The 18th World Congress of Jewish Studies

Transcultural Experiences and the Default Zones of Modernity: Pauline Wengeroff’s German Reflections on Jewish Life in Russia

PD Dr. Olaf Terpitz

The sociologist Karl Mannheim stated in 1922 an understanding of culture that regarded it as a "pluralistic system of interaction”. This implies in other words that culture relies on various encounters, exchange processes and the interweaving of practices.
When Pauline Wengeroff published her German language “Memoirs of a Grandmother. Scenes from the Cultural History of the Jews of Russia” in 1908 resp. 1910 (vols. I and II), they met with a favorable reception in the German-Jewish press, which may come as a surprise in view of the subject matter presented and the narrative perspective. There are at least three moments that influenced the perception and dissemination of Wengeroff`s life story: 1) the encounter of German Jewry with Russian Jewry as "the other(s)," and this in a linguistically as well as habitually accessible manner, 2) the depicted transregional and transcultural entanglements in Europe, 3) the "life story" of a woman. Those three moments highlight, in their turn, the attractiveness of the memoir genre for the contemporary reader, the historian and the literary scholar (then and today) alike.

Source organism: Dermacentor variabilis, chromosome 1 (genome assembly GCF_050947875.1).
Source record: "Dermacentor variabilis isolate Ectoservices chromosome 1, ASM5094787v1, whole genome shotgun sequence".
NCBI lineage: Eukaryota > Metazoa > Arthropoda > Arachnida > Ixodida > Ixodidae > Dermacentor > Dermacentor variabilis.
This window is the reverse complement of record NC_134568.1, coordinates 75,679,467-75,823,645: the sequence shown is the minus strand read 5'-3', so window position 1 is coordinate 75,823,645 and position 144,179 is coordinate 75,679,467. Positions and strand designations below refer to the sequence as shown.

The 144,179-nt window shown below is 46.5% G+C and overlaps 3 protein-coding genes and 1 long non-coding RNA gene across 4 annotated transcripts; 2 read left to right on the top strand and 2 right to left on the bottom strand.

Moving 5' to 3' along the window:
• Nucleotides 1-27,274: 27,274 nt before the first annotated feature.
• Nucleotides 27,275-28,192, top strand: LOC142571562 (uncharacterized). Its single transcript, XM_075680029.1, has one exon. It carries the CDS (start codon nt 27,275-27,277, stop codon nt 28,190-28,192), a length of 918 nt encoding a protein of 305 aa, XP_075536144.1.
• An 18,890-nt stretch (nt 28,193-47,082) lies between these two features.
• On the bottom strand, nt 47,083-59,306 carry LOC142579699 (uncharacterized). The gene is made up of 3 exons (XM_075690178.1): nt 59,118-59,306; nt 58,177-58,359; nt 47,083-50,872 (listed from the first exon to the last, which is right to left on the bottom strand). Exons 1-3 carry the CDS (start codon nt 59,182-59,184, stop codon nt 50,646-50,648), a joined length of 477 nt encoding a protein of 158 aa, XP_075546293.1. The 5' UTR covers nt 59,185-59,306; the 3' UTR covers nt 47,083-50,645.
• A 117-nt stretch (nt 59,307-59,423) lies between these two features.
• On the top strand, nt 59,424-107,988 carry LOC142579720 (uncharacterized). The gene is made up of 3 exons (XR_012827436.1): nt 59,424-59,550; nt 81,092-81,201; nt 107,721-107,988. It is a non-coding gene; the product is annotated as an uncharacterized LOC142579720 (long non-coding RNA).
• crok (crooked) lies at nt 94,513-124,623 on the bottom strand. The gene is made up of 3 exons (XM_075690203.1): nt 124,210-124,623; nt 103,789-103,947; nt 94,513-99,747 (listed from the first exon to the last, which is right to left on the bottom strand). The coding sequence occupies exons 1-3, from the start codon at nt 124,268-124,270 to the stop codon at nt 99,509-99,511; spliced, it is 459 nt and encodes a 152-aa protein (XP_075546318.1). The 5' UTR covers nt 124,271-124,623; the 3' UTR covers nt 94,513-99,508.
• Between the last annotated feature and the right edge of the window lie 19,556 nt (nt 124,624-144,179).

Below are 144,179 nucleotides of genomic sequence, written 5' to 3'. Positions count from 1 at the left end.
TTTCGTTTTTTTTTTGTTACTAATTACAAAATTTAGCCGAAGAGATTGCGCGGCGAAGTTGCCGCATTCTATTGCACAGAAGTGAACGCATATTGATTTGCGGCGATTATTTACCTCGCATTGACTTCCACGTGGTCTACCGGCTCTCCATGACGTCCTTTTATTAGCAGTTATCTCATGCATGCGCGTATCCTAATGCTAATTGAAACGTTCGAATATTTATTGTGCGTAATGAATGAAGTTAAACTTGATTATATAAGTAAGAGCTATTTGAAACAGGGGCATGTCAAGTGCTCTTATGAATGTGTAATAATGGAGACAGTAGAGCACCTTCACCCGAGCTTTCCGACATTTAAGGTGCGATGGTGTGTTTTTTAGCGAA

The talk seeks to explore the ways Wengeroff’s “Cultural History”, that appeared in the setting of the “Jewish Renaissance”, mirror Mannheim’s notion of culture. In this regard, it outlines interactions in the literary system itself (e.g. genre, reception), in the depiction of transregional experiences (e.g. Russian Empire, Germany, England), in ideational trajectory (e.g. the challenges of describing Yiddish, Hebrew or Russian contexts in German), and finally in conceptions of Europe. Wengeroffs memoirs, addressing diverse Jewish and non-Jewish publics alike, aimed not only at creating a transgenerational continuity, a repository of “cultural memory”, despite the profound transformation processes it takes up on, but also at pinpointing the role of communication, and above all, the female perspective in history.